EU issues warning on Ireland’s reliance on corporate tax revenues

Finance Minister Michael Noonan’s Budget 2017 has passed muster with the European Commission but Ireland has been warned again about the State relying on the one-off bounty from booming corporate tax revenues.

EU issues warning on Ireland’s reliance on corporate tax revenues

The commission said yesterday that Ireland’s budget was “broadly compliant” with EU budget rules.

However, it warned that spending increases and tax cuts are being funded by “volatile” corporate tax receipts, leaving the budget vulnerable to over-runs.

While the potential breach is not serious and will not incur penalties, the EU has advised the government to use any windfall gains to pay down the national debt.

Notably, its assessment did not take into account the recent garda pay deal or any successor to the Lansdowne Road public pay agreement.

The warning, however, falls short of the sharp rebuke made by the Irish Fiscal Advisory Council immediately after Mr Noonan unveiled a larger-than-expected budget package of spending rises and tax cuts last month.

The watchdog is likely to eviscerate the spending plans when it publishes its full assessment on the budget at the end of the month.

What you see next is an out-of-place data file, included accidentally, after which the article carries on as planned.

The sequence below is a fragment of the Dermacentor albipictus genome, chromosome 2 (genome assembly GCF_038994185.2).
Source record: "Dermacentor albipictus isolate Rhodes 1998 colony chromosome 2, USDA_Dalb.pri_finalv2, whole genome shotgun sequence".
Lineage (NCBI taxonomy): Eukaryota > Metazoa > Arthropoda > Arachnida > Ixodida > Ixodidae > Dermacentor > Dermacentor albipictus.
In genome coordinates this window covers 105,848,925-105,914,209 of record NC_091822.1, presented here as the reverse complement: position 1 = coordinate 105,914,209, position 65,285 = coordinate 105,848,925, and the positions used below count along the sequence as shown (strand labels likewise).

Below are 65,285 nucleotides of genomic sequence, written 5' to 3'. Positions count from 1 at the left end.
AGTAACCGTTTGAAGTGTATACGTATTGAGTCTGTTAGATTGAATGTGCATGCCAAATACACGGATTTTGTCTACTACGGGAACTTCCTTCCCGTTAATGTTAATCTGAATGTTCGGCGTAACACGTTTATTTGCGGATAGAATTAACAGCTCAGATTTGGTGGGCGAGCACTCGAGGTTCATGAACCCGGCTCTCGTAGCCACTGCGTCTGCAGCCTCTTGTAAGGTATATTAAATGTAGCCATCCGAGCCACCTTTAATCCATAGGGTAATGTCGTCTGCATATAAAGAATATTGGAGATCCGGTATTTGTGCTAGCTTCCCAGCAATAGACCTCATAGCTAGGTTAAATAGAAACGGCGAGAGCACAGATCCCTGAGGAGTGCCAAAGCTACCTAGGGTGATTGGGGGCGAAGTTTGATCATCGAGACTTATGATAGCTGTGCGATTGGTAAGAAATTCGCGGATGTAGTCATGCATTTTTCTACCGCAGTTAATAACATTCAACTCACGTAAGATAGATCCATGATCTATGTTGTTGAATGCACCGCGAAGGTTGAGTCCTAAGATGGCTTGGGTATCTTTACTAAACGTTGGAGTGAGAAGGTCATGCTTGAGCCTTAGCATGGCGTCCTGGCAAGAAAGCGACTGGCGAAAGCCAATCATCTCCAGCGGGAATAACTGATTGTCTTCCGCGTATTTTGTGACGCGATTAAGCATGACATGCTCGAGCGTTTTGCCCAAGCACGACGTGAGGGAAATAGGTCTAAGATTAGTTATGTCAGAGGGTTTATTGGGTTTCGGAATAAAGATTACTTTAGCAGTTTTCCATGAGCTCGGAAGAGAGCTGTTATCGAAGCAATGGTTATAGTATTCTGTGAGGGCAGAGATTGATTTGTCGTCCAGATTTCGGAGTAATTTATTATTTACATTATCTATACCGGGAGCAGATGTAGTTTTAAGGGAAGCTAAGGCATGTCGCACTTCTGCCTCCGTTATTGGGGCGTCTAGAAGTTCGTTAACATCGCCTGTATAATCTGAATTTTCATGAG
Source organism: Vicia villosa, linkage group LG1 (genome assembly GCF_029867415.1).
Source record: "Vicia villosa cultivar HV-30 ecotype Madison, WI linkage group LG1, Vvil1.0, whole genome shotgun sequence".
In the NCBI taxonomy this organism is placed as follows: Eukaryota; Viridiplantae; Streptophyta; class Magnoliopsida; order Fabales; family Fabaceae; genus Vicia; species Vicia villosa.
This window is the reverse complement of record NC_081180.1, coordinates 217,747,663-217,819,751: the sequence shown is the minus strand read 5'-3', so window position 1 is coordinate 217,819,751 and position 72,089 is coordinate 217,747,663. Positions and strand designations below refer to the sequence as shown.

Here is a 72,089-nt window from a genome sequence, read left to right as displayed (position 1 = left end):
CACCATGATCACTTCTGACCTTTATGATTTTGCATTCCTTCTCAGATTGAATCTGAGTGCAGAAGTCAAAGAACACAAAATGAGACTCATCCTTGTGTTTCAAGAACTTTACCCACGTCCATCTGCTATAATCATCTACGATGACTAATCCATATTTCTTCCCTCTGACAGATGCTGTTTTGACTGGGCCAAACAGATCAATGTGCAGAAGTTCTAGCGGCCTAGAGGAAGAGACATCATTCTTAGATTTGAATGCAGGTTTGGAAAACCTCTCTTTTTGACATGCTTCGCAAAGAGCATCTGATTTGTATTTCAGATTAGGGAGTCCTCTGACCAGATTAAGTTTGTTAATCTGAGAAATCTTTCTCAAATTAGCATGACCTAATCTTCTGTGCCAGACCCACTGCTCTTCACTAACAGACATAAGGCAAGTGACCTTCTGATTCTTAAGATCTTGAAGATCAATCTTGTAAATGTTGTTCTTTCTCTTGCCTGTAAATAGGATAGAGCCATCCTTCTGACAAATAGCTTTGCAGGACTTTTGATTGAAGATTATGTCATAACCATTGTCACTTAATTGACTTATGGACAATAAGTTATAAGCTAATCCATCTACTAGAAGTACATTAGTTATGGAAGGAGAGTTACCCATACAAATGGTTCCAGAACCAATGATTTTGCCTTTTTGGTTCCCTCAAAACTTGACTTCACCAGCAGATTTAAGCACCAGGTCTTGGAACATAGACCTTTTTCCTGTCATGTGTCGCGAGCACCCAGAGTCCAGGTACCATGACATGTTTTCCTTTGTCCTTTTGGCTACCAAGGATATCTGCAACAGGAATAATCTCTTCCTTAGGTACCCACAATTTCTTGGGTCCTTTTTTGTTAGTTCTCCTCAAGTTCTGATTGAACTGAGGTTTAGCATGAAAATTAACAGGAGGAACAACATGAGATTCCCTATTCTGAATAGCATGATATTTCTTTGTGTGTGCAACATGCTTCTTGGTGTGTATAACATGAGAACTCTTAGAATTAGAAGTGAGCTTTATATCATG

Only five eurozone countries were found to be fully compliant with EU budget rules — Germany, Estonia, Luxembourg, Slovakia and the Netherlands.

Eight countries were found to be at risk of breaching the rules, including Italy, Belgium and Cyprus.

Spain and Portugal, which escaped deficit fines this summer, were also spared an EU funding freeze after making extra efforts to cut spending.

And France, which the EU said was “broadly compliant” with its budget targets, was warned against any giveaway budgets following the presidential election next year.

The commission was given new budget powers during the crisis, including the right to automatically fine eurozone countries for breaching debt and deficit limits.

However, yesterday, the EU executive took its role even further, styling itself as a eurozone finance ministry.

While asking for restraint from cash-strapped states, it told the 19-member single currency zone to enact a collective fiscal stimulus worth €50bn, equivalent to 0.5% of GDP, in 2017.

The unprecedented move reverses the course on the austerity policies pursued during the crisis, in a bid to boost sluggish eurozone growth and to slash unemployment.

“Today is an important moment,” said economics commissioner Pierre Moscovici.

“The commission is, in effect, acting as a finance minister for the euro area — a collective minister,” Mr Moscovici said.

“What we want to do is to provide 19 member states with an overall target, striking a balance between supporting growth — which is the commission’s political priority — and, on the other hand, compliance with the rules, which is our legal obligation,” he said.

It is also a response to the uncertainty created by the UK’s vote to leave the EU, which has led the bloc to lower its growth forecast for next year.

Eurogroup president and Dutch finance minister Jeroen Dijsselbloem said that Brexit negotiations were complex and would take longer than the two years provided for under EU law.

Britain has said it will trigger an exit under Article 50 of the Lisbon Treaty by the end of March.

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